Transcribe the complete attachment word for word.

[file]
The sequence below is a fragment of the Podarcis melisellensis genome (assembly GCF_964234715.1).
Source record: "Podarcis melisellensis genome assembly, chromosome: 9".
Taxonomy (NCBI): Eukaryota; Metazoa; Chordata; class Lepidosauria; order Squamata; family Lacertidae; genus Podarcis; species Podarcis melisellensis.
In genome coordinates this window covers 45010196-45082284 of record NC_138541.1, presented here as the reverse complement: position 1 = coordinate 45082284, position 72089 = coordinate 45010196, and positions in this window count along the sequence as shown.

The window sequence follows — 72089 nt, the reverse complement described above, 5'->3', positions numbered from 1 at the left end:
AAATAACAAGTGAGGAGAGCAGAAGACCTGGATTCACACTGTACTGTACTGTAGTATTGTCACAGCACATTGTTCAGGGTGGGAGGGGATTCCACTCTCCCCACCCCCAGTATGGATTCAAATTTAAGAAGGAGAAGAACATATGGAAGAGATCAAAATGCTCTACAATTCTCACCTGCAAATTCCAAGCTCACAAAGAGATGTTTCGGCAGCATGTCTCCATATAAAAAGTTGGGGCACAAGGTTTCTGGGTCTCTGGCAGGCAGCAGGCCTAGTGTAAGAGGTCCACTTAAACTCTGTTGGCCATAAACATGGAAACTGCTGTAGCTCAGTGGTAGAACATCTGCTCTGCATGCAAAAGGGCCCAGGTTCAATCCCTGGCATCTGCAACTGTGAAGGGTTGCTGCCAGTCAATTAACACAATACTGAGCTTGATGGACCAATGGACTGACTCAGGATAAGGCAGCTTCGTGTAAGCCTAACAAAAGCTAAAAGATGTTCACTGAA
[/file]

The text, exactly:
The sequence below is a fragment of the Podarcis melisellensis genome (assembly GCF_964234715.1).
Source record: "Podarcis melisellensis genome assembly, chromosome: 9".
Taxonomy (NCBI): Eukaryota; Metazoa; Chordata; class Lepidosauria; order Squamata; family Lacertidae; genus Podarcis; species Podarcis melisellensis.
In genome coordinates this window covers 45010196-45082284 of record NC_138541.1, presented here as the reverse complement: position 1 = coordinate 45082284, position 72089 = coordinate 45010196, and positions in this window count along the sequence as shown.

The window sequence follows — 72089 nt, the reverse complement described above, 5'->3', positions numbered from 1 at the left end:
AAATAACAAGTGAGGAGAGCAGAAGACCTGGATTCACACTGTACTGTACTGTAGTATTGTCACAGCACATTGTTCAGGGTGGGAGGGGATTCCACTCTCCCCACCCCCAGTATGGATTCAAATTTAAGAAGGAGAAGAACATATGGAAGAGATCAAAATGCTCTACAATTCTCACCTGCAAATTCCAAGCTCACAAAGAGATGTTTCGGCAGCATGTCTCCATATAAAAAGTTGGGGCACAAGGTTTCTGGGTCTCTGGCAGGCAGCAGGCCTAGTGTAAGAGGTCCACTTAAACTCTGTTGGCCATAAACATGGAAACTGCTGTAGCTCAGTGGTAGAACATCTGCTCTGCATGCAAAAGGGCCCAGGTTCAATCCCTGGCATCTGCAACTGTGAAGGGTTGCTGCCAGTCAATTAACACAATACTGAGCTTGATGGACCAATGGACTGACTCAGGATAAGGCAGCTTCGTGTAAGCCTAACAAAAGCTAAAAGATGTTCACTGAA